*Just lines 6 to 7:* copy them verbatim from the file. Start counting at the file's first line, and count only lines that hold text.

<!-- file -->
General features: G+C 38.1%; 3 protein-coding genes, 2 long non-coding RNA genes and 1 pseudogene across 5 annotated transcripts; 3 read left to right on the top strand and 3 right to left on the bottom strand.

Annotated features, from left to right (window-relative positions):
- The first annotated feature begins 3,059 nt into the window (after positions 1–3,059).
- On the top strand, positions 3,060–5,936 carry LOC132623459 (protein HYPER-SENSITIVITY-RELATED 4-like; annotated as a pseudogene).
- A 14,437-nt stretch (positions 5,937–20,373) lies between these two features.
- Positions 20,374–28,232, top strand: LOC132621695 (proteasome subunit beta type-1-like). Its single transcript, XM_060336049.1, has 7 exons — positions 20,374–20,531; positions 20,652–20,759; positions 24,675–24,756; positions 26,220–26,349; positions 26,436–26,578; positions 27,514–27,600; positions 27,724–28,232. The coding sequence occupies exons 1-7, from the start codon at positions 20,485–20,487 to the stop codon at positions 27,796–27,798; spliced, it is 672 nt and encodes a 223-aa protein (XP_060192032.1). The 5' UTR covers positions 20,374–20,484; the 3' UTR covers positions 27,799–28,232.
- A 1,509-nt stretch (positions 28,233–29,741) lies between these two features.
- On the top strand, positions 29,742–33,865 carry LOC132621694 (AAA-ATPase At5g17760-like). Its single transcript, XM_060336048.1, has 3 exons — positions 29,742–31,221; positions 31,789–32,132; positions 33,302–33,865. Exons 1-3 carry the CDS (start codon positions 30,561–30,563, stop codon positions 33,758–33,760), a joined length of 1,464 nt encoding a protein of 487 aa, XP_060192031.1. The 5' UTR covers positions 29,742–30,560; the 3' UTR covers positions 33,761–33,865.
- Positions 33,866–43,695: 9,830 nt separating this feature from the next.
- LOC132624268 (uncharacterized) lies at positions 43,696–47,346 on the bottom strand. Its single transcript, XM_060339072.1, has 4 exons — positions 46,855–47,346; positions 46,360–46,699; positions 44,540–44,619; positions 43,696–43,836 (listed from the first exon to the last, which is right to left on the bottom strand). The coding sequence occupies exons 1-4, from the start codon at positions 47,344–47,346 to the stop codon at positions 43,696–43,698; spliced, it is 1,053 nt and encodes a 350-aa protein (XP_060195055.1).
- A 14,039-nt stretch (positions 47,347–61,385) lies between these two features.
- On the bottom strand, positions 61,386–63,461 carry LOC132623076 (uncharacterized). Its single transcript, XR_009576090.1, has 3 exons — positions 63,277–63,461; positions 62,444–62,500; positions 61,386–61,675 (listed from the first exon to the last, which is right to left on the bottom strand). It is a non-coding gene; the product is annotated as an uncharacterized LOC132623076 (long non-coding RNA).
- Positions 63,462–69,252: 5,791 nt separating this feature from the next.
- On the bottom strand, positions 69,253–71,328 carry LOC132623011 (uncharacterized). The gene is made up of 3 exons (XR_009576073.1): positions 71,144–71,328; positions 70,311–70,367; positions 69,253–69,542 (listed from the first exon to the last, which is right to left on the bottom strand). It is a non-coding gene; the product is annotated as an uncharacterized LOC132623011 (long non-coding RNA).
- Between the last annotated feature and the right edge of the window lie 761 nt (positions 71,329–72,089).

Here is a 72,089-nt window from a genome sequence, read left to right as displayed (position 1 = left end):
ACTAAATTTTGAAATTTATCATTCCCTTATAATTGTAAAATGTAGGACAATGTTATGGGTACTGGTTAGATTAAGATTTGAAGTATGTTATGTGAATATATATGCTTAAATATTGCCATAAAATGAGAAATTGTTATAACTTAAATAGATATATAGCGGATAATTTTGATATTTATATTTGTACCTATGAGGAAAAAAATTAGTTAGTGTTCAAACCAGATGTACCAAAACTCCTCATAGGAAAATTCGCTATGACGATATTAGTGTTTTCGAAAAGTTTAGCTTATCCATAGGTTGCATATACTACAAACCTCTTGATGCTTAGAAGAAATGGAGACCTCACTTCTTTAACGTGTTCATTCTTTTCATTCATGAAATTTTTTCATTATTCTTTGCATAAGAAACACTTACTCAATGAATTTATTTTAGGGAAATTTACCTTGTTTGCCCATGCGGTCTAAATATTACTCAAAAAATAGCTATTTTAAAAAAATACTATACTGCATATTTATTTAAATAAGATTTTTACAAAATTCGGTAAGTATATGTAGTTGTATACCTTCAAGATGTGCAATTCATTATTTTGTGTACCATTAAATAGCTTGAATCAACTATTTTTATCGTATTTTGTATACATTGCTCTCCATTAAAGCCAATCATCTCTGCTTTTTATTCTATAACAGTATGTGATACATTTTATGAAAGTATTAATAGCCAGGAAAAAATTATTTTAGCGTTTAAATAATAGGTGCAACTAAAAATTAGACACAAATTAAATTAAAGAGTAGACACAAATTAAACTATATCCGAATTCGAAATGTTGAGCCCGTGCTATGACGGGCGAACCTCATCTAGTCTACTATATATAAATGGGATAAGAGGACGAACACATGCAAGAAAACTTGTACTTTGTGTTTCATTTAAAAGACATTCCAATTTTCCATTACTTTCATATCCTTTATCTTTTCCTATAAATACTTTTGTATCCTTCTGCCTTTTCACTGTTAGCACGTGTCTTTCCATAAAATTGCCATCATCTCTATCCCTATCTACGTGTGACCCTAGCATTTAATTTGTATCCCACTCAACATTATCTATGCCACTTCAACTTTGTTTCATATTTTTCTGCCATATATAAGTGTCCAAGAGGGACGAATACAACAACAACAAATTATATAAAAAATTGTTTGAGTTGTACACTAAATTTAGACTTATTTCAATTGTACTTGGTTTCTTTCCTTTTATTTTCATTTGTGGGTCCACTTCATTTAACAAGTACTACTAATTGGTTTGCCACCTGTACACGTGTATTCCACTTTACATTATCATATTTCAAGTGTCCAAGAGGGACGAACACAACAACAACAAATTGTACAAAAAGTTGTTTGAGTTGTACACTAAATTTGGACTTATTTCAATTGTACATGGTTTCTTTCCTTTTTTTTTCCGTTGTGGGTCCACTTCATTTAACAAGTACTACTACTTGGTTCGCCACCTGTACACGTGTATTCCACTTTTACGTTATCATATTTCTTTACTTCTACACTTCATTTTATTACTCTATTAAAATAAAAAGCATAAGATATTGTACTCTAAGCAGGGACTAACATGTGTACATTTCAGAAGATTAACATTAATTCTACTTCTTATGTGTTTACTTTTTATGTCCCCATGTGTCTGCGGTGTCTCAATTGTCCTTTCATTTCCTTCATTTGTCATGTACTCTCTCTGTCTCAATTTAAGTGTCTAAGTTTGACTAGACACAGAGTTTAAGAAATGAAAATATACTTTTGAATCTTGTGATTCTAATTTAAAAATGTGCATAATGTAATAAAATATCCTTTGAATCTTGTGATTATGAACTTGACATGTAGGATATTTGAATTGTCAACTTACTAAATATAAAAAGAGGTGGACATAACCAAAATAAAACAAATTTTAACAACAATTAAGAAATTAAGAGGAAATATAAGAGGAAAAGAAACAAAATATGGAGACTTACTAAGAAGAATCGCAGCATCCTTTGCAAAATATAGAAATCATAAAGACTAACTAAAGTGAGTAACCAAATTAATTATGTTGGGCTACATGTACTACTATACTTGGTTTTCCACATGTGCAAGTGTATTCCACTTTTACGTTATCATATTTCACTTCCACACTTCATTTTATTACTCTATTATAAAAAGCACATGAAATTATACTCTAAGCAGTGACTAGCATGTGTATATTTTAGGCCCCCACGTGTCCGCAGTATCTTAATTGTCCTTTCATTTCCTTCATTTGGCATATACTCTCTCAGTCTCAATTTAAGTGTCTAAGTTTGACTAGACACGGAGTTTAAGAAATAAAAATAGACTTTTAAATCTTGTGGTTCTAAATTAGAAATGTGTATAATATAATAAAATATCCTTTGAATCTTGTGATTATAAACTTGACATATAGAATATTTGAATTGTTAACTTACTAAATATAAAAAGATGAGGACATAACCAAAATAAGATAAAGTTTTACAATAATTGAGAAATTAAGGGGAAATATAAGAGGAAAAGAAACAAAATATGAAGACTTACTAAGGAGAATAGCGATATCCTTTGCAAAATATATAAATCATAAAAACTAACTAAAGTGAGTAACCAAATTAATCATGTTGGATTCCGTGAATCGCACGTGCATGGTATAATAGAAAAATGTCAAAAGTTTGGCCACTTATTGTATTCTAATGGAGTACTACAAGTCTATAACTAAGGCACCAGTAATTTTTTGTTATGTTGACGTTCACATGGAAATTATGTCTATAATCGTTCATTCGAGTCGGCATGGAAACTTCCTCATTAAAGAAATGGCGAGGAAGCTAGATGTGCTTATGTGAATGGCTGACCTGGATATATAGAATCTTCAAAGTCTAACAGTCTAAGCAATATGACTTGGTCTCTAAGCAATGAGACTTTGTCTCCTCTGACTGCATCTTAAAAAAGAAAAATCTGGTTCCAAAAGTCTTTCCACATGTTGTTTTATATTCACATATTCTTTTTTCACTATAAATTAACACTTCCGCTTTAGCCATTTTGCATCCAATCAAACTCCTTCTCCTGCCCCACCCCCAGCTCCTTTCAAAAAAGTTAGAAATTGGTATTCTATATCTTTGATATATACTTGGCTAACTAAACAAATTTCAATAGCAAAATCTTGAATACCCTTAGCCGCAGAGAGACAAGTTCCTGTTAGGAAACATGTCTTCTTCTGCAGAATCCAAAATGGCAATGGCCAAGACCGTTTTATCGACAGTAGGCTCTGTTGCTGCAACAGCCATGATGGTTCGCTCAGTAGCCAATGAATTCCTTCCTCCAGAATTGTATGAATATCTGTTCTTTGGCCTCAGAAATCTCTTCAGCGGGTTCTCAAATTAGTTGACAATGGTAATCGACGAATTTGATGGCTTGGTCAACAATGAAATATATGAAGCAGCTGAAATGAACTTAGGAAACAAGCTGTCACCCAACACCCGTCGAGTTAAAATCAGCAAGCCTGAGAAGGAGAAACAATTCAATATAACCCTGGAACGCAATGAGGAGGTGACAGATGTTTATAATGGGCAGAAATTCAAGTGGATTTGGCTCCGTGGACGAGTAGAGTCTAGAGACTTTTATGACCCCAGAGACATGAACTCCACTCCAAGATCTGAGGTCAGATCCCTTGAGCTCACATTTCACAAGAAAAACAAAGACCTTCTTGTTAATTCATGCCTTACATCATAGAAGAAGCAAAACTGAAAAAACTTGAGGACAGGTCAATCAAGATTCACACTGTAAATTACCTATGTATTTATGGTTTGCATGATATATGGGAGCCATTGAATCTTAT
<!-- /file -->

- Positions 20,374–28,232, top strand: LOC132621695 (proteasome subunit beta type-1-like). Its single transcript, XM_060336049.1, has 7 exons — positions 20,374–20,531; positions 20,652–20,759; positions 24,675–24,756; positions 26,220–26,349; positions 26,436–26,578; positions 27,514–27,600; positions 27,724–28,232. The coding sequence occupies exons 1-7, from the start codon at positions 20,485–20,487 to the stop codon at positions 27,796–27,798; spliced, it is 672 nt and encodes a 223-aa protein (XP_060192032.1). The 5' UTR covers positions 20,374–20,484; the 3' UTR covers positions 27,799–28,232.
- A 1,509-nt stretch (positions 28,233–29,741) lies between these two features.